Photosynthetic acclimation (photoacclimation) is the process whereby leaves alter their morphology and/or biochemistry to optimise photosynthetic efficiency and productivity according to long-term changes in the light environment. Three-dimensional (3D) architecture of plant canopies impose complex light dynamics, but the drivers for photoacclimation in such fluctuating environments are poorly understood. A technique for high-resolution 3D reconstruction was combined with ray tracing to simulate a daily time course of radiation profiles for architecturally contrasting field- grown wheat canopies. An empirical model of photoacclimation was adapted to predict the optimal distribution of photosynthesis according to the fluctuating light patterns throughout the canopies. Whilst the photoacclimation model output showed good correlation with field-measured gas exchange data at the top of the canopy, it predicted a lower optimal light saturated rate of photosynthesis (Pmax) at the base. Leaf Rubisco and protein content were consistent with the measured Pmax. We conclude that although the photosynthetic capacity of leaves is high enough to exploit brief periods of high light within the canopy (particularly towards the base), the frequency and duration of such sunflecks are too small to make acclimation a viable strategy in terms of carbon gain. This suboptimal acclimation renders a large portion of residual photosynthetic capacity unused, and reduces photosynthetic nitrogen use efficiency (PNUE) at thecanopy level with further implications for photosynthetic productivity. It is argued that(a) this represents an untapped source of photosynthetic potential and (b) canopy nitrogen could be lowered with no detriment to carbon gain or grain protein content.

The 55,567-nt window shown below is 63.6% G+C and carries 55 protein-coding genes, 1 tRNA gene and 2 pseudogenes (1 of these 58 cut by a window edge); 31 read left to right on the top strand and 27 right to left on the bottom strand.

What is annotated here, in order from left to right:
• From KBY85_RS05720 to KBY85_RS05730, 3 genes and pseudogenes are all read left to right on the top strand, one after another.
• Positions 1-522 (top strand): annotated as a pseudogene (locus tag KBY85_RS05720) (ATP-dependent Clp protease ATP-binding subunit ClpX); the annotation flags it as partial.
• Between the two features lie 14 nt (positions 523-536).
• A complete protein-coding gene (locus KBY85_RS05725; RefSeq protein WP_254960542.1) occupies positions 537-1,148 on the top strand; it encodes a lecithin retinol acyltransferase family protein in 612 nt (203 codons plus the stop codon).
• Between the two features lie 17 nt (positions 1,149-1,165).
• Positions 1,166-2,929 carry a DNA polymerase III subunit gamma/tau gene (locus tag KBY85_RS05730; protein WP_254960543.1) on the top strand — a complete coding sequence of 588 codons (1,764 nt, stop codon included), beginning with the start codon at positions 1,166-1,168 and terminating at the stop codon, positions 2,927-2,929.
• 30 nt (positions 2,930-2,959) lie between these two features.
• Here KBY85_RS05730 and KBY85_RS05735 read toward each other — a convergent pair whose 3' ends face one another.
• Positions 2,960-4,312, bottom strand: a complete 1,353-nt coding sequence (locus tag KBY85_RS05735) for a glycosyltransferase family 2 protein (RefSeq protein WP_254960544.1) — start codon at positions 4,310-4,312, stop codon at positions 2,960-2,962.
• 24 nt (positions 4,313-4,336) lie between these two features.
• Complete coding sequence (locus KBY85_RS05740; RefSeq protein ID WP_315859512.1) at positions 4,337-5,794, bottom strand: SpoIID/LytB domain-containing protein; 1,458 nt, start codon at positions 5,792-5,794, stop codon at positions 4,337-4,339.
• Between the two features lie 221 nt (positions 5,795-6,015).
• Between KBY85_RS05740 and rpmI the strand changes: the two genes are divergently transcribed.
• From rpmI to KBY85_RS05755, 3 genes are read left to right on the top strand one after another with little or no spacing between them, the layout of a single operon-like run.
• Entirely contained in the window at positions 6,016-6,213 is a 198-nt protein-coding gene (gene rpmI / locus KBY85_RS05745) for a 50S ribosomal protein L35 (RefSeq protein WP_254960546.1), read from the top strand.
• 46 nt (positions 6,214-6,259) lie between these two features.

Townsend, A. J., Retkute, R., Chinnathambi, K., Randall, J. W., Foulkes, J. F., Carmo-Silva, E., & Murchie, E. H. (in press). Suboptimal acclimation of photosynthesis to light in wheat canopies. Plant Physiology, 176(2), https://doi.org/10.1104/pp.17.01213